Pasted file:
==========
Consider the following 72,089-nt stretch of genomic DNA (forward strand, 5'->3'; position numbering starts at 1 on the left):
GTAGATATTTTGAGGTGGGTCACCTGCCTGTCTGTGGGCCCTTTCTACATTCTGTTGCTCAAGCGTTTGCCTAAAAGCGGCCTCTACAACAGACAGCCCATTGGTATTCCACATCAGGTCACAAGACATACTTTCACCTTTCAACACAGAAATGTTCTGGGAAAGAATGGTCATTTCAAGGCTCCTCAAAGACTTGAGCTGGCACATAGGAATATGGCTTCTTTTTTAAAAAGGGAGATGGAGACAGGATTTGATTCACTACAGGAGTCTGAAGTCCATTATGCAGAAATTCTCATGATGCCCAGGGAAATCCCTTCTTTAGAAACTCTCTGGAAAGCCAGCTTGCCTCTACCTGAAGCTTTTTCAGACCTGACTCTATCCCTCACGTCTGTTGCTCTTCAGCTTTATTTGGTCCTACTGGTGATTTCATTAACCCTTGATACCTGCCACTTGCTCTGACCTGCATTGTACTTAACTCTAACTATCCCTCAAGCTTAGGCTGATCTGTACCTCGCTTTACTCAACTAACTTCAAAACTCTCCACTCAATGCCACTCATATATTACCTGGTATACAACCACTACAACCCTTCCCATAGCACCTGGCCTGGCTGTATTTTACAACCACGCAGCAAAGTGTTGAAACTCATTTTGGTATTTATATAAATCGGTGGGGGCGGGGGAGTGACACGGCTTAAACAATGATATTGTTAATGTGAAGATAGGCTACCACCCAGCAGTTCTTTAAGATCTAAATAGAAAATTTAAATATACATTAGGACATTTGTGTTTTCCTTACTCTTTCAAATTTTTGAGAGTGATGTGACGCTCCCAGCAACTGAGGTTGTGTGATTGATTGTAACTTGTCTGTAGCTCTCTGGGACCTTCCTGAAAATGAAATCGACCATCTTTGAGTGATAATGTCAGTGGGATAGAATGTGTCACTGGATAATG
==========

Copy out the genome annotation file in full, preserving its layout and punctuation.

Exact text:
Consider the following 72,089-nt stretch of genomic DNA (forward strand, 5'->3'; position numbering starts at 1 on the left):
GTAGATATTTTGAGGTGGGTCACCTGCCTGTCTGTGGGCCCTTTCTACATTCTGTTGCTCAAGCGTTTGCCTAAAAGCGGCCTCTACAACAGACAGCCCATTGGTATTCCACATCAGGTCACAAGACATACTTTCACCTTTCAACACAGAAATGTTCTGGGAAAGAATGGTCATTTCAAGGCTCCTCAAAGACTTGAGCTGGCACATAGGAATATGGCTTCTTTTTTAAAAAGGGAGATGGAGACAGGATTTGATTCACTACAGGAGTCTGAAGTCCATTATGCAGAAATTCTCATGATGCCCAGGGAAATCCCTTCTTTAGAAACTCTCTGGAAAGCCAGCTTGCCTCTACCTGAAGCTTTTTCAGACCTGACTCTATCCCTCACGTCTGTTGCTCTTCAGCTTTATTTGGTCCTACTGGTGATTTCATTAACCCTTGATACCTGCCACTTGCTCTGACCTGCATTGTACTTAACTCTAACTATCCCTCAAGCTTAGGCTGATCTGTACCTCGCTTTACTCAACTAACTTCAAAACTCTCCACTCAATGCCACTCATATATTACCTGGTATACAACCACTACAACCCTTCCCATAGCACCTGGCCTGGCTGTATTTTACAACCACGCAGCAAAGTGTTGAAACTCATTTTGGTATTTATATAAATCGGTGGGGGCGGGGGAGTGACACGGCTTAAACAATGATATTGTTAATGTGAAGATAGGCTACCACCCAGCAGTTCTTTAAGATCTAAATAGAAAATTTAAATATACATTAGGACATTTGTGTTTTCCTTACTCTTTCAAATTTTTGAGAGTGATGTGACGCTCCCAGCAACTGAGGTTGTGTGATTGATTGTAACTTGTCTGTAGCTCTCTGGGACCTTCCTGAAAATGAAATCGACCATCTTTGAGTGATAATGTCAGTGGGATAGAATGTGTCACTGGATAATG